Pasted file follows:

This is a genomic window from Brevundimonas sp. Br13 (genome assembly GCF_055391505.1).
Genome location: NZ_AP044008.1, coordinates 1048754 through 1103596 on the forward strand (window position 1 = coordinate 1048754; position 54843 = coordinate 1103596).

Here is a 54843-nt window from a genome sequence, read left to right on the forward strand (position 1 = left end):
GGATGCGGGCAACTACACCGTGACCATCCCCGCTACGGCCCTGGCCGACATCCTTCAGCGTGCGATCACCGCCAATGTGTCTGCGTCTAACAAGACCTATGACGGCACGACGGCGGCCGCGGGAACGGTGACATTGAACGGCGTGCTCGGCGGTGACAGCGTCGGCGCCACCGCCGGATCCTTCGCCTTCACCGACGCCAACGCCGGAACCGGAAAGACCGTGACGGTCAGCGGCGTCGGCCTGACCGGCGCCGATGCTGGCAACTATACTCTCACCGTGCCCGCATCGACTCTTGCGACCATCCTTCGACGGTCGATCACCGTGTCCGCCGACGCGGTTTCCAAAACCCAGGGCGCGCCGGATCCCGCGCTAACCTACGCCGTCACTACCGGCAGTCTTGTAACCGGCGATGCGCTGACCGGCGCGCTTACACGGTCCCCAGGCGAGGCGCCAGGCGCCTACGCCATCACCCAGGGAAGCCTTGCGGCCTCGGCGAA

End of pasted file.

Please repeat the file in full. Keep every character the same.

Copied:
This is a genomic window from Brevundimonas sp. Br13 (genome assembly GCF_055391505.1).
Genome location: NZ_AP044008.1, coordinates 1048754 through 1103596 on the forward strand (window position 1 = coordinate 1048754; position 54843 = coordinate 1103596).

Here is a 54843-nt window from a genome sequence, read left to right on the forward strand (position 1 = left end):
GGATGCGGGCAACTACACCGTGACCATCCCCGCTACGGCCCTGGCCGACATCCTTCAGCGTGCGATCACCGCCAATGTGTCTGCGTCTAACAAGACCTATGACGGCACGACGGCGGCCGCGGGAACGGTGACATTGAACGGCGTGCTCGGCGGTGACAGCGTCGGCGCCACCGCCGGATCCTTCGCCTTCACCGACGCCAACGCCGGAACCGGAAAGACCGTGACGGTCAGCGGCGTCGGCCTGACCGGCGCCGATGCTGGCAACTATACTCTCACCGTGCCCGCATCGACTCTTGCGACCATCCTTCGACGGTCGATCACCGTGTCCGCCGACGCGGTTTCCAAAACCCAGGGCGCGCCGGATCCCGCGCTAACCTACGCCGTCACTACCGGCAGTCTTGTAACCGGCGATGCGCTGACCGGCGCGCTTACACGGTCCCCAGGCGAGGCGCCAGGCGCCTACGCCATCACCCAGGGAAGCCTTGCGGCCTCGGCGAA